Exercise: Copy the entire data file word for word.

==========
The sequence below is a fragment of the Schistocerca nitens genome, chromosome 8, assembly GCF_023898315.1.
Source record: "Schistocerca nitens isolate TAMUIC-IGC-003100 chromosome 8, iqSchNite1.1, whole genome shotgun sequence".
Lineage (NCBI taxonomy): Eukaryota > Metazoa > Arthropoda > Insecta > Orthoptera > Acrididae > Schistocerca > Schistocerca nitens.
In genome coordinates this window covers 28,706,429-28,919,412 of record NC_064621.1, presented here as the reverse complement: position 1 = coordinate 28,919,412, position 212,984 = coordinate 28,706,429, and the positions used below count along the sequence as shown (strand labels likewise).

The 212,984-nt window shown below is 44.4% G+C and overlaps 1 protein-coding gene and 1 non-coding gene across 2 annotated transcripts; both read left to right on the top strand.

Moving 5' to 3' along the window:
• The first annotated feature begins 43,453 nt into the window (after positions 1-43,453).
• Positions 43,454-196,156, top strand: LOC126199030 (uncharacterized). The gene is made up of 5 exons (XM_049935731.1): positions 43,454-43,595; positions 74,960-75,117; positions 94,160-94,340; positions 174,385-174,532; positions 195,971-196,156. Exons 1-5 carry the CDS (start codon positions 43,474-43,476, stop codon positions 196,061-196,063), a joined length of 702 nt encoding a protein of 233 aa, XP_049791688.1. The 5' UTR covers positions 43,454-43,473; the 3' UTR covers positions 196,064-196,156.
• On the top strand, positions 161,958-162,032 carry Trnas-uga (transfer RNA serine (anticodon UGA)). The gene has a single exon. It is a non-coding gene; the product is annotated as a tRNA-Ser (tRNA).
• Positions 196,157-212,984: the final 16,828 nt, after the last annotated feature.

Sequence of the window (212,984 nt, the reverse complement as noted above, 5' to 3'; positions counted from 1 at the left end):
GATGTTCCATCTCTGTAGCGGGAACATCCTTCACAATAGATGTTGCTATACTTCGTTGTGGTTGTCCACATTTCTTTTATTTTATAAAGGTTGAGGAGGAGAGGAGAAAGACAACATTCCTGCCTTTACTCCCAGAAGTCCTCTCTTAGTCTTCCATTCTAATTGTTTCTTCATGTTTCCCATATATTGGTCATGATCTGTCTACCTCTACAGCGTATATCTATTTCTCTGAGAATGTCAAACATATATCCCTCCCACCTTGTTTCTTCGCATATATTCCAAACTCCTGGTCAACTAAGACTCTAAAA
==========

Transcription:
The sequence below is a fragment of the Schistocerca nitens genome, chromosome 8, assembly GCF_023898315.1.
Source record: "Schistocerca nitens isolate TAMUIC-IGC-003100 chromosome 8, iqSchNite1.1, whole genome shotgun sequence".
Lineage (NCBI taxonomy): Eukaryota > Metazoa > Arthropoda > Insecta > Orthoptera > Acrididae > Schistocerca > Schistocerca nitens.
In genome coordinates this window covers 28,706,429-28,919,412 of record NC_064621.1, presented here as the reverse complement: position 1 = coordinate 28,919,412, position 212,984 = coordinate 28,706,429, and the positions used below count along the sequence as shown (strand labels likewise).

The 212,984-nt window shown below is 44.4% G+C and overlaps 1 protein-coding gene and 1 non-coding gene across 2 annotated transcripts; both read left to right on the top strand.

Moving 5' to 3' along the window:
• The first annotated feature begins 43,453 nt into the window (after positions 1-43,453).
• Positions 43,454-196,156, top strand: LOC126199030 (uncharacterized). The gene is made up of 5 exons (XM_049935731.1): positions 43,454-43,595; positions 74,960-75,117; positions 94,160-94,340; positions 174,385-174,532; positions 195,971-196,156. Exons 1-5 carry the CDS (start codon positions 43,474-43,476, stop codon positions 196,061-196,063), a joined length of 702 nt encoding a protein of 233 aa, XP_049791688.1. The 5' UTR covers positions 43,454-43,473; the 3' UTR covers positions 196,064-196,156.
• On the top strand, positions 161,958-162,032 carry Trnas-uga (transfer RNA serine (anticodon UGA)). The gene has a single exon. It is a non-coding gene; the product is annotated as a tRNA-Ser (tRNA).
• Positions 196,157-212,984: the final 16,828 nt, after the last annotated feature.

Sequence of the window (212,984 nt, the reverse complement as noted above, 5' to 3'; positions counted from 1 at the left end):
GATGTTCCATCTCTGTAGCGGGAACATCCTTCACAATAGATGTTGCTATACTTCGTTGTGGTTGTCCACATTTCTTTTATTTTATAAAGGTTGAGGAGGAGAGGAGAAAGACAACATTCCTGCCTTTACTCCCAGAAGTCCTCTCTTAGTCTTCCATTCTAATTGTTTCTTCATGTTTCCCATATATTGGTCATGATCTGTCTACCTCTACAGCGTATATCTATTTCTCTGAGAATGTCAAACATATATCCCTCCCACCTTGTTTCTTCGCATATATTCCAAACTCCTGGTCAACTAAGACTCTAAAA